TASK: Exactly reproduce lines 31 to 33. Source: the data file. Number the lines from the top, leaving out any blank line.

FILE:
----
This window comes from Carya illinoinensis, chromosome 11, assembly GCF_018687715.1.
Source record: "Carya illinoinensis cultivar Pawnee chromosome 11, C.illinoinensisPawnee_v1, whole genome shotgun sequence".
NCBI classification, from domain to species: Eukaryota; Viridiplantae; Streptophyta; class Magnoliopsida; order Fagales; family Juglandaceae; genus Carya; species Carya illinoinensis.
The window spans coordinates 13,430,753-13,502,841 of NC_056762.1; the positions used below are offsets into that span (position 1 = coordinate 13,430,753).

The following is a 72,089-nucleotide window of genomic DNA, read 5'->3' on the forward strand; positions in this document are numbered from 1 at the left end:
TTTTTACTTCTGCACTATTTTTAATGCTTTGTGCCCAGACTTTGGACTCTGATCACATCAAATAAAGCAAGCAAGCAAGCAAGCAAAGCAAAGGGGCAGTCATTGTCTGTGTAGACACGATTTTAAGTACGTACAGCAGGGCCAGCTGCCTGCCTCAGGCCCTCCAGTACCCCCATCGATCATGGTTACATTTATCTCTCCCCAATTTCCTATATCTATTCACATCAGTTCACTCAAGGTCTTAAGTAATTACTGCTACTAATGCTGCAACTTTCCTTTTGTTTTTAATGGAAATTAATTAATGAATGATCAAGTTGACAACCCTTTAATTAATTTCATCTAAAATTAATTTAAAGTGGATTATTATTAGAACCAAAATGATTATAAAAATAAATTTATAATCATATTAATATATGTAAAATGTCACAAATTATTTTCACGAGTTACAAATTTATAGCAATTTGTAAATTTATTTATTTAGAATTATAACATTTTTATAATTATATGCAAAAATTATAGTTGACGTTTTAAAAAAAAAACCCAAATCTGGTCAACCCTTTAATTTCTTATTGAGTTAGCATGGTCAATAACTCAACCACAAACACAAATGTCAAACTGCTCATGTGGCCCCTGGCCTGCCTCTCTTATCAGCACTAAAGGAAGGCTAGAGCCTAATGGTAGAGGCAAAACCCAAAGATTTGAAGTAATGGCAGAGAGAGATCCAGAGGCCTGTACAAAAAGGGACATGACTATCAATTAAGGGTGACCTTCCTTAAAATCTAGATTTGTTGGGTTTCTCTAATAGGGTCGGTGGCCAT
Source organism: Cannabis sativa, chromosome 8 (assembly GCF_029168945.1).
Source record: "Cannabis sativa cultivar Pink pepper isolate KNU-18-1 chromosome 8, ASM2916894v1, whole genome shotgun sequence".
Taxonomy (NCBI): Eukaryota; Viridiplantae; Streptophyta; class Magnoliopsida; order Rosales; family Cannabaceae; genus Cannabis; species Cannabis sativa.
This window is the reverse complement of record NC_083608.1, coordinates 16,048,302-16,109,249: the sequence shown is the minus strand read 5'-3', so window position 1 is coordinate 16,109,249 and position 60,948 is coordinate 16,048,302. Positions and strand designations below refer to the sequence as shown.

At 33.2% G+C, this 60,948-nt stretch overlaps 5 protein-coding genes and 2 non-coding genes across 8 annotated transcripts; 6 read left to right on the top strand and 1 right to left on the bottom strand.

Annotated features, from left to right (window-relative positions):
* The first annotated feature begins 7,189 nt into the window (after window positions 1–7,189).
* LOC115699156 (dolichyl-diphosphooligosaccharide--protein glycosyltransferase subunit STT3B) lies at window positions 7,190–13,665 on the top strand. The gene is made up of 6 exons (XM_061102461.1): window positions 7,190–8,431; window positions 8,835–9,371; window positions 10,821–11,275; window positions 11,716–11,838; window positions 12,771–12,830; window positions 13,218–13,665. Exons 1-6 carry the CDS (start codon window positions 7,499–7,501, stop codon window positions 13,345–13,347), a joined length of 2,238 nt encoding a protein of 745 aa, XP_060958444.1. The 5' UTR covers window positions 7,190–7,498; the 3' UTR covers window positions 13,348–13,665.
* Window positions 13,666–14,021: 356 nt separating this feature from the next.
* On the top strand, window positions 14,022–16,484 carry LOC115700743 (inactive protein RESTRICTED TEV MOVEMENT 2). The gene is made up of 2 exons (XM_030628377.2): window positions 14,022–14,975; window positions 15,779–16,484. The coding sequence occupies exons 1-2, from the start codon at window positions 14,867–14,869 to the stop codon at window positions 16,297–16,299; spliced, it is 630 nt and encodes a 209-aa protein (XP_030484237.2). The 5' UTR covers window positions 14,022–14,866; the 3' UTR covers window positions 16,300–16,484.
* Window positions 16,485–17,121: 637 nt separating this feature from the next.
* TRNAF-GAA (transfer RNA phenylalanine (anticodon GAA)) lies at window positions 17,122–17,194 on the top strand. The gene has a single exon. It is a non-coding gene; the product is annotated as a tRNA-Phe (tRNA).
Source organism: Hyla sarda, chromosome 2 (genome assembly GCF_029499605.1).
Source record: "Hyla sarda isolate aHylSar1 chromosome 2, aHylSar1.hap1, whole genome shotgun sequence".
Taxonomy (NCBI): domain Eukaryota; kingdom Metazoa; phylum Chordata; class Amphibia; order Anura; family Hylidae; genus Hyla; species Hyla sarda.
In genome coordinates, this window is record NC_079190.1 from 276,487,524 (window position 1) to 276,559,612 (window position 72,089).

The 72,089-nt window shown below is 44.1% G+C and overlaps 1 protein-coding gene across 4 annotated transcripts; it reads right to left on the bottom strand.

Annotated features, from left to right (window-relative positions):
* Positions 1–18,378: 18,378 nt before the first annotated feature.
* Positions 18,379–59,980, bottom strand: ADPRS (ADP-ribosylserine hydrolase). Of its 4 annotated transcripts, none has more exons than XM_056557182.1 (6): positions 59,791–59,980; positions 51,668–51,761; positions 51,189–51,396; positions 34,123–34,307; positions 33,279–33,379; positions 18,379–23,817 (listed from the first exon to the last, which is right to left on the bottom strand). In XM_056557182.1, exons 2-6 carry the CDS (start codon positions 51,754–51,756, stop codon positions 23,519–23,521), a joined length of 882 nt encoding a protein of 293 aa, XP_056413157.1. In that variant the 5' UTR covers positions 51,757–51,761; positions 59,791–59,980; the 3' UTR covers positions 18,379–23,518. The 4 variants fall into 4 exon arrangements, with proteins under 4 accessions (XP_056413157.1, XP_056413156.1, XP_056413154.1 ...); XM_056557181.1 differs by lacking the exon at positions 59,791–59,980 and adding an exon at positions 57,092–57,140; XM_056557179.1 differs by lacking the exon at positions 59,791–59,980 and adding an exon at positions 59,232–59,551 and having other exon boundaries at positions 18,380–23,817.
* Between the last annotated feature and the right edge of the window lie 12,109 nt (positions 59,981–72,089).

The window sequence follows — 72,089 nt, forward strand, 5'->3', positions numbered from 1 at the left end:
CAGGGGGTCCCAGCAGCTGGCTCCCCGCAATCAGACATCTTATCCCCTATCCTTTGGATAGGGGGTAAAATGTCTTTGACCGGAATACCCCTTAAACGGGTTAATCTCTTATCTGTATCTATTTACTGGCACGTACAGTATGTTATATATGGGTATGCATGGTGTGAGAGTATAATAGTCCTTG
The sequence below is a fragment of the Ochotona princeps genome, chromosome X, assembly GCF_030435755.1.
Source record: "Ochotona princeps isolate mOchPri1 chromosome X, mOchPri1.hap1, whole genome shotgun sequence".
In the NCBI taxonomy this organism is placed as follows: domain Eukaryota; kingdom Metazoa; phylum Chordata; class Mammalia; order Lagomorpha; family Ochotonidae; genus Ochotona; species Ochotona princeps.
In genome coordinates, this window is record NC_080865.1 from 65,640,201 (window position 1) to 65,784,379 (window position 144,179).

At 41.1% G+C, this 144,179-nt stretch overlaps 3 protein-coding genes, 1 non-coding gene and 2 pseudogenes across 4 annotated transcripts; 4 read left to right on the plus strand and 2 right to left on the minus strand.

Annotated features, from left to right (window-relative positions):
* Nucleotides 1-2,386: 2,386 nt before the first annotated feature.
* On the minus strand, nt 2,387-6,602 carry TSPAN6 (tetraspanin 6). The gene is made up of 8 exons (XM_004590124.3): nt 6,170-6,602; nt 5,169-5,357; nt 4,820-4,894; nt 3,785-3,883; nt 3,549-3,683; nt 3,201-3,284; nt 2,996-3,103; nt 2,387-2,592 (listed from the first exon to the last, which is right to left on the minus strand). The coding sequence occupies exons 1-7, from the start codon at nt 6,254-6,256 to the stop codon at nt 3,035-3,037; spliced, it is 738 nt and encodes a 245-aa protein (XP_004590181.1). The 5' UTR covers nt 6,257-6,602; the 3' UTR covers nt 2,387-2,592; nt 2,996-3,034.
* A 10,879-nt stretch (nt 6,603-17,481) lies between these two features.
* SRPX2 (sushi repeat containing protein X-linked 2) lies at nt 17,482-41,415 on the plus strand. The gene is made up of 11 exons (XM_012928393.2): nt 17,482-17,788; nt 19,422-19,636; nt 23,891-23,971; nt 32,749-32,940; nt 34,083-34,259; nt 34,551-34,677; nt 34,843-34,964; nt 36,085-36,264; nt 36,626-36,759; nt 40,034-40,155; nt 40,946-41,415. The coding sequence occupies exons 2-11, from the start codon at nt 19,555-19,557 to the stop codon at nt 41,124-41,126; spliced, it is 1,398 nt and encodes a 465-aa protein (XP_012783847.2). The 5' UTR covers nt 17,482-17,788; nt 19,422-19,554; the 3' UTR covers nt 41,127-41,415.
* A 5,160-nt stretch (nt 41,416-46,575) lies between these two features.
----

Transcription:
Source record: "Ochotona princeps isolate mOchPri1 chromosome X, mOchPri1.hap1, whole genome shotgun sequence".
In the NCBI taxonomy this organism is placed as follows: domain Eukaryota; kingdom Metazoa; phylum Chordata; class Mammalia; order Lagomorpha; family Ochotonidae; genus Ochotona; species Ochotona princeps.
In genome coordinates, this window is record NC_080865.1 from 65,640,201 (window position 1) to 65,784,379 (window position 144,179).